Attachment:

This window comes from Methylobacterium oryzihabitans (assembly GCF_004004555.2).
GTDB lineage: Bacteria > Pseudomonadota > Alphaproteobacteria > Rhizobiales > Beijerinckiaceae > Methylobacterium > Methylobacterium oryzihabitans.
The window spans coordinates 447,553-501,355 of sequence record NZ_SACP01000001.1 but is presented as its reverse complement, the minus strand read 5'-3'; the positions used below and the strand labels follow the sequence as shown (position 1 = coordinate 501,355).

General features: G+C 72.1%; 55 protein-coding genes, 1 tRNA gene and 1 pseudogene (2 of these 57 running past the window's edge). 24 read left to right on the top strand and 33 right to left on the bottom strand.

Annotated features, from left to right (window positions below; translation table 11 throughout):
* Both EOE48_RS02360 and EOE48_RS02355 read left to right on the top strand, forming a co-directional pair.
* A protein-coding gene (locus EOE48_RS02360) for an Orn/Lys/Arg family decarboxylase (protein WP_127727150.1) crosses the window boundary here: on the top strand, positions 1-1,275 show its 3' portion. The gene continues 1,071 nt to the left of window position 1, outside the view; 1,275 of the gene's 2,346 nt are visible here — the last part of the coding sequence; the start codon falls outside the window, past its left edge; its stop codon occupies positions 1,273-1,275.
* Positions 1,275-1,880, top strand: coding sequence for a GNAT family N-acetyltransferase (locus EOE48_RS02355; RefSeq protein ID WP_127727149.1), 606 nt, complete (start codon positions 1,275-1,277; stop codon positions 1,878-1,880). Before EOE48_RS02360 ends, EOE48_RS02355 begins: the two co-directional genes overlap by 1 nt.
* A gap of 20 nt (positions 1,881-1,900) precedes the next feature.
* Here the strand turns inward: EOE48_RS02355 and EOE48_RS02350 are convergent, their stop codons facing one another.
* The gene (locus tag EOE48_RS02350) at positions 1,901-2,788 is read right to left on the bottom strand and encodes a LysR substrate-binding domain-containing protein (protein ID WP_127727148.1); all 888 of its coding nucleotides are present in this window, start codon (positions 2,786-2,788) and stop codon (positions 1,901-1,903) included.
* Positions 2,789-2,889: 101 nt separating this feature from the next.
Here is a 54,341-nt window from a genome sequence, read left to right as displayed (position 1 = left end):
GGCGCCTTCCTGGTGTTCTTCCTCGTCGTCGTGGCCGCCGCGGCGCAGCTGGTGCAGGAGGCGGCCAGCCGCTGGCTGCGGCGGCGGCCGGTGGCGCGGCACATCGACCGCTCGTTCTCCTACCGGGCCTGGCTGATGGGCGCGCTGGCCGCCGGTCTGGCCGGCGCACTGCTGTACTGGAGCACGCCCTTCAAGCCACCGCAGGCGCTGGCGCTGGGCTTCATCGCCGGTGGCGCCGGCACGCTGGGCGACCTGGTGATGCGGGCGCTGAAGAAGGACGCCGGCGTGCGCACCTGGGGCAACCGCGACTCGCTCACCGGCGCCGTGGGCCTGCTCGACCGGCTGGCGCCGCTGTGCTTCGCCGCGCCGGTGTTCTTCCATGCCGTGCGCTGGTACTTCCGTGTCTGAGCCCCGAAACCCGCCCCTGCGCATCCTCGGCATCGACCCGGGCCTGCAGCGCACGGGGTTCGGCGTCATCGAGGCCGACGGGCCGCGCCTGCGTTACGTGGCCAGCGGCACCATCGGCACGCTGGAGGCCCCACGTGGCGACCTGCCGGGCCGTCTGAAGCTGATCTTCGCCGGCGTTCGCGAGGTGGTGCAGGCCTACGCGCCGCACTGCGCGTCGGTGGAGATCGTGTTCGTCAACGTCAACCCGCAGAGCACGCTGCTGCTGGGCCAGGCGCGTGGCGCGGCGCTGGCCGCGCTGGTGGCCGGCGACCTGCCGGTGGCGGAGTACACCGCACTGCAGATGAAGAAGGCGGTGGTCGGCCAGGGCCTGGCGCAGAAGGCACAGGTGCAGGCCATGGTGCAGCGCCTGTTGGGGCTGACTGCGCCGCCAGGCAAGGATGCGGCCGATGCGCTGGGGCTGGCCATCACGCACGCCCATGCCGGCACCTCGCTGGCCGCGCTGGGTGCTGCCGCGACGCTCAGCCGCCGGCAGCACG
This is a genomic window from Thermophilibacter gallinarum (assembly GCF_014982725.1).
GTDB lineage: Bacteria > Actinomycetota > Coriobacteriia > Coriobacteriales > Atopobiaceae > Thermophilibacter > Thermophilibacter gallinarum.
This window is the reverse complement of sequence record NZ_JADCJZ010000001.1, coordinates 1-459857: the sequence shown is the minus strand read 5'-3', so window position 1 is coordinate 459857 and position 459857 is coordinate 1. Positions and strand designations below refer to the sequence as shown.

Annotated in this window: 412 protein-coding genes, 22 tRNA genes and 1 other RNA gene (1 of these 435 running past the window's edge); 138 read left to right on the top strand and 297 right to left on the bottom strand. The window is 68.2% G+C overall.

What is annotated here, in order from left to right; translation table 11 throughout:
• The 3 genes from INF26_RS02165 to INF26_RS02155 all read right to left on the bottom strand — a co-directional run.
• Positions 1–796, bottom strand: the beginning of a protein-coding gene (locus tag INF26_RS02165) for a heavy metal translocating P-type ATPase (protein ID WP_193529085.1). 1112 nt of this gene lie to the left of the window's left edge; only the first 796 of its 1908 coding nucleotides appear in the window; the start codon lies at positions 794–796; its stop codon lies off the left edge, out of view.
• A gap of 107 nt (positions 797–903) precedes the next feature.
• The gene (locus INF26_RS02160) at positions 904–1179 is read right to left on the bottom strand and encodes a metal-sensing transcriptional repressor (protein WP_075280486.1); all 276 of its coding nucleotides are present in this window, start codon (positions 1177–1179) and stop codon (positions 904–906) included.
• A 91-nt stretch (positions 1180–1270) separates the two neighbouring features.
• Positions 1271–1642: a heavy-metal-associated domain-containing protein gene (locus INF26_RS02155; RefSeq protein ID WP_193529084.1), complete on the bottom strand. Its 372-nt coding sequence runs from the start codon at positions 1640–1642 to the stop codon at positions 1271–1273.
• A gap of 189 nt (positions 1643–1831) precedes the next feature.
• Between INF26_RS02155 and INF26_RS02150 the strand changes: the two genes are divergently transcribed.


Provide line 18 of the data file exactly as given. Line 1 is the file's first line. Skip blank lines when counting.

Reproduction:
Annotated in this window: 412 protein-coding genes, 22 tRNA genes and 1 other RNA gene (1 of these 435 running past the window's edge); 138 read left to right on the top strand and 297 right to left on the bottom strand. The window is 68.2% G+C overall.